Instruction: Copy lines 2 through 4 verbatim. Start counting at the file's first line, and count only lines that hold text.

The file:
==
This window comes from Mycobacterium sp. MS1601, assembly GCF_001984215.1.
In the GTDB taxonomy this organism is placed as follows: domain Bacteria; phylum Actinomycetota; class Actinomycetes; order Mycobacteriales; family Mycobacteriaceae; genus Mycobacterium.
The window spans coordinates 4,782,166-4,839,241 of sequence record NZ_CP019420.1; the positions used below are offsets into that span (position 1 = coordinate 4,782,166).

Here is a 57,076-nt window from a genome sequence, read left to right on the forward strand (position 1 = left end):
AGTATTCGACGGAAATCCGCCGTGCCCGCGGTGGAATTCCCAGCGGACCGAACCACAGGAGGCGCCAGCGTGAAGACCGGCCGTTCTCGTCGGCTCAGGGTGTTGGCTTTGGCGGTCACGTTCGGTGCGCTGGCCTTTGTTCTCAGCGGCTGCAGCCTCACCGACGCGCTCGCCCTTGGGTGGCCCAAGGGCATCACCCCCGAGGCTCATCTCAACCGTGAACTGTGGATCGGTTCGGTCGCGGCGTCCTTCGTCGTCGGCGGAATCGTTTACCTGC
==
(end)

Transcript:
In the GTDB taxonomy this organism is placed as follows: domain Bacteria; phylum Actinomycetota; class Actinomycetes; order Mycobacteriales; family Mycobacteriaceae; genus Mycobacterium.
The window spans coordinates 4,782,166-4,839,241 of sequence record NZ_CP019420.1; the positions used below are offsets into that span (position 1 = coordinate 4,782,166).

Here is a 57,076-nt window from a genome sequence, read left to right on the forward strand (position 1 = left end):